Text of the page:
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Pledge of Allegiance's God reference now upheld by court

In 2002, the U.S. 9th Circuit of Appeals had ruled that the pledge's use of 'One nation under God' made it unconstitutional. The panel now says no federal law requires students to recite it.

March 12, 2010|By Carol J. Williams
  • Atheist Michael Newdow, seen in 2004, has fought a lengthy battle against the Pledge of Allegiance and its 'One nation under God' reference.
Atheist Michael Newdow, seen in 2004, has fought a lengthy battle against… (Mannie Garcia / Getty Images )

The Pledge of Allegiance to "one nation under God" doesn't violate a citizen's right to be free of state-mandated religion, a divided federal appeals court ruled Thursday in reversing one of its most controversial decisions.

In a 2-1 ruling, the U.S. 9th Circuit Court of Appeals said no federal law requires students to recite the pledge or the religious reference in it.

The 9th Circuit had ruled in 2002 in a case brought by Sacramento atheist Michael Newdow that the wording violated the Establishment Clause of the Constitution's 1st Amendment, which prohibits the enactment of any law or official policy in support of a religion.

A U.S. Supreme Court review in 2004 ducked the constitutional question. The justices threw out Newdow's lawsuit against the Elk Grove Unified School District, which his daughter attended, on grounds that he lacked standing to sue because he didn't have primary custody of the girl.

Joined by other Sacramento-area parents opposed to the pledge, Newdow, a physician with a law degree, brought an identical challenge against the Rio Linda Union School District practice of leading daily pledges and secured a ruling in his favor from U.S. District Judge Lawrence K. Karlton. The judge cited the 9th Circuit's holding that Congress rendered the pledge unconstitutional when it added the words "under God" in 1954, in a Cold War-era gesture against the godless communism of the Soviet Union.

Thursday's ruling brings the 9th Circuit in line with other federal appeals courts in upholding a school's right to conduct the patriotic ritual. That unity among the circuit courts makes it unlikely that the Supreme Court will again review the decision, both Newdow and those in favor of preserving the "under God" reference said.

"This is not a politically popular cause and those who would disenfranchise a majority have the power to do it," said Newdow, who endured virulent scorn and death threats after the 2002 ruling. He conceded that the 9th Circuit reversal could prove the last word in his quest to have the pledge deemed unconstitutional. Despite the bleak outlook, he said he would petition for rehearing by a full 11-judge panel of the 9th Circuit and for Supreme Court review.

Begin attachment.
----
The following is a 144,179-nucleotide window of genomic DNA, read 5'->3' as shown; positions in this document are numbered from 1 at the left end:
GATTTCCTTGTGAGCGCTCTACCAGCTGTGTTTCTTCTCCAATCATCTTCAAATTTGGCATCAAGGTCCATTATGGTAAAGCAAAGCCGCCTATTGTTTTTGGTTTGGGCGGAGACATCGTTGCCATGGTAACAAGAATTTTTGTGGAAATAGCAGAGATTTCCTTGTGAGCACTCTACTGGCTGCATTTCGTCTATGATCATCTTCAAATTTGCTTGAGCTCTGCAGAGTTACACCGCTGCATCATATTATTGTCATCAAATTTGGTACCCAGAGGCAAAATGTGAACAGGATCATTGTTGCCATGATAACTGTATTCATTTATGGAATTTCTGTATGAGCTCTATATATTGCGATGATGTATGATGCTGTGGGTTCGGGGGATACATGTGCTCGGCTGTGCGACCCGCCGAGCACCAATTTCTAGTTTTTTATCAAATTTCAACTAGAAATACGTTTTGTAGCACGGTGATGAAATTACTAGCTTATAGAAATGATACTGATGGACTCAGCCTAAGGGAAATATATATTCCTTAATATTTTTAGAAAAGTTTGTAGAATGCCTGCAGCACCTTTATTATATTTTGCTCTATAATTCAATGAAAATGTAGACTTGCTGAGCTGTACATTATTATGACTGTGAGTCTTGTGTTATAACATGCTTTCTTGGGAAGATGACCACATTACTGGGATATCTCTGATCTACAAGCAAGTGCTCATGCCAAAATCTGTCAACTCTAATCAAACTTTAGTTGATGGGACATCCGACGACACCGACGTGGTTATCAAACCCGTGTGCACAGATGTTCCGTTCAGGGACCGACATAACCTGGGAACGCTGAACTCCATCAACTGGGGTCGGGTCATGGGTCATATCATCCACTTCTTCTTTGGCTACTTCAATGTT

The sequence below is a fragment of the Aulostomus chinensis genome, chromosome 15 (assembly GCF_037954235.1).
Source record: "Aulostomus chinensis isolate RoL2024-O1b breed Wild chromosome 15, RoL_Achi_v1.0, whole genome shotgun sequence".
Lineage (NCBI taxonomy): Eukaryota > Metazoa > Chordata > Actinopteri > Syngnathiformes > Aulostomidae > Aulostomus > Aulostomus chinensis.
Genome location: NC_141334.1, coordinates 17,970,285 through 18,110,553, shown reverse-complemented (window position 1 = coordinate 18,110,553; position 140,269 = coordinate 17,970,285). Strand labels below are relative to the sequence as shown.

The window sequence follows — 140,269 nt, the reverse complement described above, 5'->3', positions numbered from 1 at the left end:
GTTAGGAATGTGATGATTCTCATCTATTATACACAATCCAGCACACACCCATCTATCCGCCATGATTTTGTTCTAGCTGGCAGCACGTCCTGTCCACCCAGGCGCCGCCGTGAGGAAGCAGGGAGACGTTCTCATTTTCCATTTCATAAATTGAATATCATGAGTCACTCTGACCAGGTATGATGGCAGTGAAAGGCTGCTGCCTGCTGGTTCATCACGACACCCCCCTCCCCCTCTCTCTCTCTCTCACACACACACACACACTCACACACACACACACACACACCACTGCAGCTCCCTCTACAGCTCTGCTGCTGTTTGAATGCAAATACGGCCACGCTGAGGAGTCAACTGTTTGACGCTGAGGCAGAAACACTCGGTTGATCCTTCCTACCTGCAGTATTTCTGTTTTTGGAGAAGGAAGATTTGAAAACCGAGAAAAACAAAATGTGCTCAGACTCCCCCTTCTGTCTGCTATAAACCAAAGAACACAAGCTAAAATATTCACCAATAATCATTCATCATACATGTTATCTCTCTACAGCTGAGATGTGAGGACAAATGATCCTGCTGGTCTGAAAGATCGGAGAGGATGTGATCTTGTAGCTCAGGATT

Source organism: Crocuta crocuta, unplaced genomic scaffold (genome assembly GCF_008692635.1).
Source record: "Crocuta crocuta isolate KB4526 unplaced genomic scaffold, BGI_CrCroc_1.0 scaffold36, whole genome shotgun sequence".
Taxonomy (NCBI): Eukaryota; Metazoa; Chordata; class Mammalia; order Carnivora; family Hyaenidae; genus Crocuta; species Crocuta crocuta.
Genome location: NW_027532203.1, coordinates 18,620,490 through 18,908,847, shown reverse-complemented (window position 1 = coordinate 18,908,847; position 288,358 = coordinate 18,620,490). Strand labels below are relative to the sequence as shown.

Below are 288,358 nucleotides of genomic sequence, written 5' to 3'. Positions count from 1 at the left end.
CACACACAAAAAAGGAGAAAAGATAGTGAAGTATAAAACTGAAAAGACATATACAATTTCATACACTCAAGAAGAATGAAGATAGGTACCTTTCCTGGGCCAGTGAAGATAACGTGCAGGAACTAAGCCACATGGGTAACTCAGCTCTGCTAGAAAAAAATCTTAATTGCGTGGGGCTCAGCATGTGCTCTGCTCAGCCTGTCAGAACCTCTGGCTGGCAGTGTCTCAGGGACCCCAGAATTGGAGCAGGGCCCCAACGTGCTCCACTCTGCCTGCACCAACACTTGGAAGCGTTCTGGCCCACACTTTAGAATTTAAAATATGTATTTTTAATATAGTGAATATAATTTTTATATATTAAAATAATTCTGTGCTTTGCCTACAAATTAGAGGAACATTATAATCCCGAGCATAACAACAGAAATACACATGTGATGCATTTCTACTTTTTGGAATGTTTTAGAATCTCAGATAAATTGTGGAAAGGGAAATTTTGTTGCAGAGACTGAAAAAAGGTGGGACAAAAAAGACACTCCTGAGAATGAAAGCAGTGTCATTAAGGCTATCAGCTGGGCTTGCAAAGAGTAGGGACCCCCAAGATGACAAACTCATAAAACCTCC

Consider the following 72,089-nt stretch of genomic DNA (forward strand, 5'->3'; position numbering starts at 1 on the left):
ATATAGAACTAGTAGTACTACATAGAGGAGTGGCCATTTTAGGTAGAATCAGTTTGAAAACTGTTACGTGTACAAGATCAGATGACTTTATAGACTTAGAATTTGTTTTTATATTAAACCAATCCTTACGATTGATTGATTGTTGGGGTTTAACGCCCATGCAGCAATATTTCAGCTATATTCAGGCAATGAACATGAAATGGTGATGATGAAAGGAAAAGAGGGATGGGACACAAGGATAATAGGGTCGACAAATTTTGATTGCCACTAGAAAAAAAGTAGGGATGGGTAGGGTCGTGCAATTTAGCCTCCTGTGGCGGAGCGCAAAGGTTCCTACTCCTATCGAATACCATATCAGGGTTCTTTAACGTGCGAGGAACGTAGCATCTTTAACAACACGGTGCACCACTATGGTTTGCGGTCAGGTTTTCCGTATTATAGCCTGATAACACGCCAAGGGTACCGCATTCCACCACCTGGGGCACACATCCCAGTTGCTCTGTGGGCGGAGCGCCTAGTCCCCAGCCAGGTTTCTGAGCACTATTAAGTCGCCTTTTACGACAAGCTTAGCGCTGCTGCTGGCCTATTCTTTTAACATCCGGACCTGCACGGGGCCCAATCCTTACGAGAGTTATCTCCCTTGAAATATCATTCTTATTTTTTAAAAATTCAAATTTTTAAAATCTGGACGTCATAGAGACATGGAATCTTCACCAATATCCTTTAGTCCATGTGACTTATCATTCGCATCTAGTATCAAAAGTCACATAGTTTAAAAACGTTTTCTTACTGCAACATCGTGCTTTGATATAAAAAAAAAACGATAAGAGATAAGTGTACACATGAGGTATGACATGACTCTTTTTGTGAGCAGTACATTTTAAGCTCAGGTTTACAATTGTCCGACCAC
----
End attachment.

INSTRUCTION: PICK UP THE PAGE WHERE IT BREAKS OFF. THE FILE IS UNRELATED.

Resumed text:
In a separate case decided Thursday, the same three-judge panel rejected Newdow's challenge to the imprinting of "In God We Trust" on the national money, citing a Supreme Court ruling that the phrase constitutes a national motto.

"Not every mention of God or religion by our government or at the government's direction is a violation of the Establishment Clause," wrote Judge Carlos T. Bea, citing tax exemptions for religious groups and Nativity displays on government property that have passed high-court review.

"The Pledge of Allegiance serves to unite our vast nation through the proud recitation of some of the ideals upon which our Republic was founded and for which we continue to strive: one Nation under God--the Founding Fathers' belief that the people of this nation are endowed by their Creator," wrote Bea, an appointee of President George W. Bush, who was joined in the decision by Judge Dorothy W. Nelson.

Judge Stephen Reinhardt dissented, writing that "the state-directed, teacher-led daily recitation in public schools of the amended 'under God' version of the Pledge of Allegiance . . . violates the Establishment Clause of the Constitution."

Nelson and Reinhardt were both appointed by President Carter; Reinhardt was part of the 2-1 majority in the 2002 ruling that struck down the pledge as unconstitutional.

carol.williams@latimes.com

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